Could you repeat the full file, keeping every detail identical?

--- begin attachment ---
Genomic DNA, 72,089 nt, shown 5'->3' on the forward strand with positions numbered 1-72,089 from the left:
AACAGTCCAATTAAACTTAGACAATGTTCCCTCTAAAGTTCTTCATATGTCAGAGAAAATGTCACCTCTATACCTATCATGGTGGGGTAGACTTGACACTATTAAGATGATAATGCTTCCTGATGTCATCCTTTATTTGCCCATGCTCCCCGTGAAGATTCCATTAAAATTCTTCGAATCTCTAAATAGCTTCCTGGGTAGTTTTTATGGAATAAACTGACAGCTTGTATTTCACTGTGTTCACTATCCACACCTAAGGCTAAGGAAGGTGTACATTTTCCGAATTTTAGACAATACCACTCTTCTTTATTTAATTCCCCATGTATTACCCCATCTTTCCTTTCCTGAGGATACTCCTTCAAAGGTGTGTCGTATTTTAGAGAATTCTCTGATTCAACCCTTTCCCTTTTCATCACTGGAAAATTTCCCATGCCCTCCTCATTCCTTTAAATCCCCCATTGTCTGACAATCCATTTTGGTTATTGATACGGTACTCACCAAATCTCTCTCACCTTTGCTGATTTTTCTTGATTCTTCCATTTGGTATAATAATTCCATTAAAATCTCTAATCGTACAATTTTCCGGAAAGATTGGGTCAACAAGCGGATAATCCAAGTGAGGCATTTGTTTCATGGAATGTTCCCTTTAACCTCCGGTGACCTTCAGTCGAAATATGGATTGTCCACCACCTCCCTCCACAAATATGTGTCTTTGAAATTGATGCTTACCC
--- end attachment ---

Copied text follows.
Genomic DNA, 72,089 nt, shown 5'->3' on the forward strand with positions numbered 1-72,089 from the left:
AACAGTCCAATTAAACTTAGACAATGTTCCCTCTAAAGTTCTTCATATGTCAGAGAAAATGTCACCTCTATACCTATCATGGTGGGGTAGACTTGACACTATTAAGATGATAATGCTTCCTGATGTCATCCTTTATTTGCCCATGCTCCCCGTGAAGATTCCATTAAAATTCTTCGAATCTCTAAATAGCTTCCTGGGTAGTTTTTATGGAATAAACTGACAGCTTGTATTTCACTGTGTTCACTATCCACACCTAAGGCTAAGGAAGGTGTACATTTTCCGAATTTTAGACAATACCACTCTTCTTTATTTAATTCCCCATGTATTACCCCATCTTTCCTTTCCTGAGGATACTCCTTCAAAGGTGTGTCGTATTTTAGAGAATTCTCTGATTCAACCCTTTCCCTTTTCATCACTGGAAAATTTCCCATGCCCTCCTCATTCCTTTAAATCCCCCATTGTCTGACAATCCATTTTGGTTATTGATACGGTACTCACCAAATCTCTCTCACCTTTGCTGATTTTTCTTGATTCTTCCATTTGGTATAATAATTCCATTAAAATCTCTAATCGTACAATTTTCCGGAAAGATTGGGTCAACAAGCGGATAATCCAAGTGAGGCATTTGTTTCATGGAATGTTCCCTTTAACCTCCGGTGACCTTCAGTCGAAATATGGATTGTCCACCACCTCCCTCCACAAATATGTGTCTTTGAAATTGATGCTTACCC